Each April, the Smithsonian National Museum of American History has recognized and celebrated the extraordinary heritage and history of jazz. Since 2001, the institution has encouraged us as a nation to partake in month-long mindful participation to appreciate the music we call jazz. Enjoying recordings, studying the music, and attending concert have all been part of Jazz Appreciation Month for the past 19 years.
This year, it will certainly be different in terms of concerts and tributes. Curtailed by the coronavirus pandemic. However, we are all provided an opportunity to take more time to appreciate the music’s history through recordings, books, and videos.
In 2020, JAM (Jazz Appreciation Month) celebrates the dynamic impact of the often-overlooked contributions that women have made to jazz, both on and off the stage. As performers and conductors, educators, and producers and directors of jazz festivals, women have made their mark but have continued to struggle for recognition on par with their male counterparts.
The national museum efforts encourage us to appreciate the contributions of such women as Mary Lou Williams, the Sweethearts of Rhythm, Leigh Pilzer, Billie Holiday, Ella Fitzgerald, and many others. Locally, we have many women who have made substantial contributions to the jazz scene. The Ladies First Jazz Big Band serves as an example in our community. We are fortunate to have one of the longest-running all-women big bands in the nation right here in Buffalo.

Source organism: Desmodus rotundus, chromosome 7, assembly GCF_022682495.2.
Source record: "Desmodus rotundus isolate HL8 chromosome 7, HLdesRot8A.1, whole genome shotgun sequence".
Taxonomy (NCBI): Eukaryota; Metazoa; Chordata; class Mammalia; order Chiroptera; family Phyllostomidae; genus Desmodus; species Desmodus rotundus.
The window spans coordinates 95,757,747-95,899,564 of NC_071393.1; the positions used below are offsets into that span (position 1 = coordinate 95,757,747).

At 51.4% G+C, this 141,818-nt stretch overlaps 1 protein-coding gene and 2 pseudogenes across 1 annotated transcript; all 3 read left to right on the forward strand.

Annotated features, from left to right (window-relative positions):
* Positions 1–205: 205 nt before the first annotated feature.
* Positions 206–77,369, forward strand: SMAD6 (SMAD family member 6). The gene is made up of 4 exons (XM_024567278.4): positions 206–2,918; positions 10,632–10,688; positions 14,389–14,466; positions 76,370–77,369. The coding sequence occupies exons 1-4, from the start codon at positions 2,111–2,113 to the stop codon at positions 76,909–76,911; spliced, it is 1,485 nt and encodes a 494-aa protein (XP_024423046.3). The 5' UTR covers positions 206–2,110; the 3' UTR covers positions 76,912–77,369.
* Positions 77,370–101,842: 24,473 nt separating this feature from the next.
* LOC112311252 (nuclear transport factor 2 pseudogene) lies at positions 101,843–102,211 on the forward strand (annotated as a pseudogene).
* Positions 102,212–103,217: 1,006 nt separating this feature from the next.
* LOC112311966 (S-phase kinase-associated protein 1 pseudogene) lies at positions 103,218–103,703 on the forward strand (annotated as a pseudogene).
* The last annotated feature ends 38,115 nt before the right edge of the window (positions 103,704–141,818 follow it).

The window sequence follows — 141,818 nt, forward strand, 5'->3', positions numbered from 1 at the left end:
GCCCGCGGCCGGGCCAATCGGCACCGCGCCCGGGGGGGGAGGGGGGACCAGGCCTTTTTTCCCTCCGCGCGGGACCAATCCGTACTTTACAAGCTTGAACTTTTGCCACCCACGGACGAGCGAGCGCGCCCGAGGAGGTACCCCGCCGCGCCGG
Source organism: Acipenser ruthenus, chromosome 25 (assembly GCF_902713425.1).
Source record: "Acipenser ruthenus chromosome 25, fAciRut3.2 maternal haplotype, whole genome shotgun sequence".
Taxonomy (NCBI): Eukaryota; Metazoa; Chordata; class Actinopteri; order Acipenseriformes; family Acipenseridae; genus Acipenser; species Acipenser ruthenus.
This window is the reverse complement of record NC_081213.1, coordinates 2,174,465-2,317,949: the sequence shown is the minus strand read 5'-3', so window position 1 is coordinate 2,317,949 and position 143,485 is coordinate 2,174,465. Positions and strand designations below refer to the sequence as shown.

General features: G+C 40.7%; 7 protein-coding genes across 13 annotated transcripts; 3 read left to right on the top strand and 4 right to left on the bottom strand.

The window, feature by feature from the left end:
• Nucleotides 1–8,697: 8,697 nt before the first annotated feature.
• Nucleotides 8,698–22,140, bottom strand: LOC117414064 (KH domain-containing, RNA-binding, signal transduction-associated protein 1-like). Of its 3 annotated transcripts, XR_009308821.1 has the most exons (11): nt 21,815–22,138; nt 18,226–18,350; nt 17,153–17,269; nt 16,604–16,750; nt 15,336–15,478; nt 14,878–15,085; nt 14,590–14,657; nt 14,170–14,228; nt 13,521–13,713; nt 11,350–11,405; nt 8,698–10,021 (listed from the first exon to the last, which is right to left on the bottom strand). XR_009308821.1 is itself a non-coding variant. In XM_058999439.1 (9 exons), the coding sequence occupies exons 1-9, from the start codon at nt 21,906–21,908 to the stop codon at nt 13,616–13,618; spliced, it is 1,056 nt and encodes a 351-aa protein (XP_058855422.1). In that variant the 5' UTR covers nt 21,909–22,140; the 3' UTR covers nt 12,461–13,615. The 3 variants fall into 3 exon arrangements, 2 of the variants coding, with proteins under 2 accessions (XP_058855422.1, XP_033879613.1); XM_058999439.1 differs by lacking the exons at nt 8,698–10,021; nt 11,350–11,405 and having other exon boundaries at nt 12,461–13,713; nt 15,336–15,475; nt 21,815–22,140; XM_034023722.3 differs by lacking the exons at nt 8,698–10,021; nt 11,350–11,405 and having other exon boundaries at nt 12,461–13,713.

Every April, a featured artist is selected to celebrate and appreciate. Being the year celebrating Women in Jazz, the featured artist is pianist, bandleader, and composer Toshiko Akiyoshi. For those who may not know of Akiyoshi, here is the museum’s description:
Born in Manchuria, Akiyoshi first moved to Japan with her parents at the end of World War II, and then to the United States in 1956 to study at Berklee School of Music in Boston, Massachusetts. Following a series of performances in top New York venues, in 1973, she and her husband, saxophonist/flutist Lew Tabackin, formed the Toshiko Akiyoshi Jazz Orchestra. Known for her uniquely textural big band compositions and Japanese influence, Akiyoshi has received fourteen Grammy Award nominations, was the first woman to win Best Arranger and Composer awards in Downbeat magazine’s annual Readers’ Poll, and received the title of NEA Jazz Master in 2007.
In addition to the NEA Jazz Master recognition, Akiyoshi has received many accolades. Here is a video prepared for her being awarded the BNY Mellon Jazz 2018 Living Legacy Award. It spotlights her career and contributions:
Each year, Jazz Appreciation Month produces a poster for celebratory use. The artist for the 2020 JAM poster is Wynter Jackson, a senior visual arts student at the Duke Ellington School of the Arts, Washington, D.C.
Take time in this month of April to celebrate and appreciate the true American art form of jazz. And, a good time to support and appreciate many of our local jazz musicians who have been severely affected by the COVID-19 public health crisis.